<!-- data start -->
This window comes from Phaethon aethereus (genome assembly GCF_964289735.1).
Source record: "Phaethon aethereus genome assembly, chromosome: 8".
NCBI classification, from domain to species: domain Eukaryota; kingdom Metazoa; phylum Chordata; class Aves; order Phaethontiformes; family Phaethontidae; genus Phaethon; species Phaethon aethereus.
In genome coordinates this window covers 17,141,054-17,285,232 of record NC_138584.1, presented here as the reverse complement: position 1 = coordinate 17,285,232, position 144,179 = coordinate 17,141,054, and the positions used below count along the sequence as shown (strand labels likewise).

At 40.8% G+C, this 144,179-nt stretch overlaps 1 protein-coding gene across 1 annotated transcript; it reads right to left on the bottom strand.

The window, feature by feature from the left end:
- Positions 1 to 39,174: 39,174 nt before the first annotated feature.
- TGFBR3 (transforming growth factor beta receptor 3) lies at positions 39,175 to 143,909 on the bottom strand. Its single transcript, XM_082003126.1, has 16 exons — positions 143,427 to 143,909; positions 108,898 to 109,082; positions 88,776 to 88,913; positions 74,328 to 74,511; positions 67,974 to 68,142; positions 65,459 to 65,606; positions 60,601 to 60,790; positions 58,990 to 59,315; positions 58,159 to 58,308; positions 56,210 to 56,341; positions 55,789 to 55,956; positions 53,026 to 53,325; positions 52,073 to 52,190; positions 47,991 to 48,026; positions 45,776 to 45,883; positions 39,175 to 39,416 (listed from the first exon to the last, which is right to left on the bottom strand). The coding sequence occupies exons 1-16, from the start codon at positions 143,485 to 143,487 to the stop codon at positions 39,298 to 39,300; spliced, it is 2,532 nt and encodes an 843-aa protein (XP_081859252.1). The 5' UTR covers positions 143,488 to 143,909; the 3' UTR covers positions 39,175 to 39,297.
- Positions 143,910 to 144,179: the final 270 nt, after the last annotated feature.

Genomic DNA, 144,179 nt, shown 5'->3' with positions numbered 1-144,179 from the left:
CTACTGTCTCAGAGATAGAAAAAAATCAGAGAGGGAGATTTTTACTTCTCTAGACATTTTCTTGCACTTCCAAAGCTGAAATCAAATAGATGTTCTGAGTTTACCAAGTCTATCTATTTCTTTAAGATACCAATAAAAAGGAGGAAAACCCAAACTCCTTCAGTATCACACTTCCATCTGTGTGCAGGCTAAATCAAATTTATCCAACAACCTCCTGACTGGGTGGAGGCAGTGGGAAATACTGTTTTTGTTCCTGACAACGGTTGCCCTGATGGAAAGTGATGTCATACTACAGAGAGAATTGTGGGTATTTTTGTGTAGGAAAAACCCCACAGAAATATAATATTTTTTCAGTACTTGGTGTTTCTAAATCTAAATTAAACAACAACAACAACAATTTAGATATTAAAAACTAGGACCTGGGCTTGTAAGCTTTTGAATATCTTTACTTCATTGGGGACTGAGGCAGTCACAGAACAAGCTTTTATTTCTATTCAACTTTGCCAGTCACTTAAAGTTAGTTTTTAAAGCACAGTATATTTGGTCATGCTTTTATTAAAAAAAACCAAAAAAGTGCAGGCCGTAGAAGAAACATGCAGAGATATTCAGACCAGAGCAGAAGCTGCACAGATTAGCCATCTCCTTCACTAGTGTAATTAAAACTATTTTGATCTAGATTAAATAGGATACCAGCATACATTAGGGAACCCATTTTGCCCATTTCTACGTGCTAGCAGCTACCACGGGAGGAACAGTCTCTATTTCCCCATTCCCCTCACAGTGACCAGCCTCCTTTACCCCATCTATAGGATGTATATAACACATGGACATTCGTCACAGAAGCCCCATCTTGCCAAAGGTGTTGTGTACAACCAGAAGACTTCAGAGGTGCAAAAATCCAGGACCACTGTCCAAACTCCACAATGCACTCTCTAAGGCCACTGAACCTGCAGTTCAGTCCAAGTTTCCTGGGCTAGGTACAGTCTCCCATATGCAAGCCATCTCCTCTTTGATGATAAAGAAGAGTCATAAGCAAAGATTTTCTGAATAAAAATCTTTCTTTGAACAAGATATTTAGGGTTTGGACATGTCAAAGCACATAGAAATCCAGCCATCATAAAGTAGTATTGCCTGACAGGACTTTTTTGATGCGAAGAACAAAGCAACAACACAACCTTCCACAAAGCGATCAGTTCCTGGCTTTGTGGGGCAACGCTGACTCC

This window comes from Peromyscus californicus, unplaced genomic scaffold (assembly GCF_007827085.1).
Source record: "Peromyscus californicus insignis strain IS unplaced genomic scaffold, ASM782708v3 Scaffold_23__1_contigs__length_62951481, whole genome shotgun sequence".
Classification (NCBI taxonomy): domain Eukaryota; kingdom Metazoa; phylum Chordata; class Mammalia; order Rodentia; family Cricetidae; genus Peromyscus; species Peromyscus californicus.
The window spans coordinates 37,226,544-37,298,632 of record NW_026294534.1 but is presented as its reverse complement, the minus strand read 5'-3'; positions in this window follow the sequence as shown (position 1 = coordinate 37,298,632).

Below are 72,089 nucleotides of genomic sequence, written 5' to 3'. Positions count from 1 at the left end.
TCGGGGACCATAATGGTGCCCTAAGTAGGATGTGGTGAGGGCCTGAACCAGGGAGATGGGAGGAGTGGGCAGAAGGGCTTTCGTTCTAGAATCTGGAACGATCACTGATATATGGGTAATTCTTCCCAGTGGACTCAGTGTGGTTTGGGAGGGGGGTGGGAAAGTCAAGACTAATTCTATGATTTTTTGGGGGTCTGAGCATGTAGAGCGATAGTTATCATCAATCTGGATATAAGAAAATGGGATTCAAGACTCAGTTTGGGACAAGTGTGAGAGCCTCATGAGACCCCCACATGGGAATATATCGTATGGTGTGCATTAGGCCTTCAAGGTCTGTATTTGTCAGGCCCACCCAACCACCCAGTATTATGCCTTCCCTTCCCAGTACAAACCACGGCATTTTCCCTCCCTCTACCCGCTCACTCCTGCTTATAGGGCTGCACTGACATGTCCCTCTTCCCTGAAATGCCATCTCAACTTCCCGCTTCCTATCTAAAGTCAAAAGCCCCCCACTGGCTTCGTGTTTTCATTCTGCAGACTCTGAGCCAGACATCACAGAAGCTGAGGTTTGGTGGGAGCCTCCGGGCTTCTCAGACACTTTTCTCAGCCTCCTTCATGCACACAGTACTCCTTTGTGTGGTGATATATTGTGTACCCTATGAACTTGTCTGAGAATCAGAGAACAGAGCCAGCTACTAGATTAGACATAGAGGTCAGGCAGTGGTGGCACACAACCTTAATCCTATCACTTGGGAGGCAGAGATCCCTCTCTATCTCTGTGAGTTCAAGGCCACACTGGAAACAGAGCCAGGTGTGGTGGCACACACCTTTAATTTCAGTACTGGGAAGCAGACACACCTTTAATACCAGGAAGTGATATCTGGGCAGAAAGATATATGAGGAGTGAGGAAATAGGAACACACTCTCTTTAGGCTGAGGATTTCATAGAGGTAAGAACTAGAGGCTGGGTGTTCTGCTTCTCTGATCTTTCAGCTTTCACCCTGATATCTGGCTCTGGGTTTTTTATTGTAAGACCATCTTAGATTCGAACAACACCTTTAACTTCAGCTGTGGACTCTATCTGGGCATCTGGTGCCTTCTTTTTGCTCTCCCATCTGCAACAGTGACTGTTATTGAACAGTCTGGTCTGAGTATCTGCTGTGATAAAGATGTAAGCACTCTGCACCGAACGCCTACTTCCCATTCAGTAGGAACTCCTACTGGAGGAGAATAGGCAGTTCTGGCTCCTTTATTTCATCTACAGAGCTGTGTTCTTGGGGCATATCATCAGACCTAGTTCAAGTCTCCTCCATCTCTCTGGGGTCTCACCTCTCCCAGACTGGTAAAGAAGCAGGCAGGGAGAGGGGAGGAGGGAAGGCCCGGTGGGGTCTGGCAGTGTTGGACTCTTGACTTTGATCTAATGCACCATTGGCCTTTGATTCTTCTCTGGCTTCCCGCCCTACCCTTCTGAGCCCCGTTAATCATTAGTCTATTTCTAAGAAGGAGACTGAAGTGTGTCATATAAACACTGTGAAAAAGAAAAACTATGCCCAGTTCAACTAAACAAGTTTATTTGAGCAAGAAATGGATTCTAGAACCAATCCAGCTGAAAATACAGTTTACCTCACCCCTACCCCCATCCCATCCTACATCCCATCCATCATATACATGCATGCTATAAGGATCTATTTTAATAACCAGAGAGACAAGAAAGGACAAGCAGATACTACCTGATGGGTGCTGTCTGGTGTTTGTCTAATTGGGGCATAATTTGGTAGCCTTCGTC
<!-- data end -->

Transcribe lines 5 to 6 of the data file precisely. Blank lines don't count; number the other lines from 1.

At 40.8% G+C, this 144,179-nt stretch overlaps 1 protein-coding gene across 1 annotated transcript; it reads right to left on the bottom strand.

The window, feature by feature from the left end: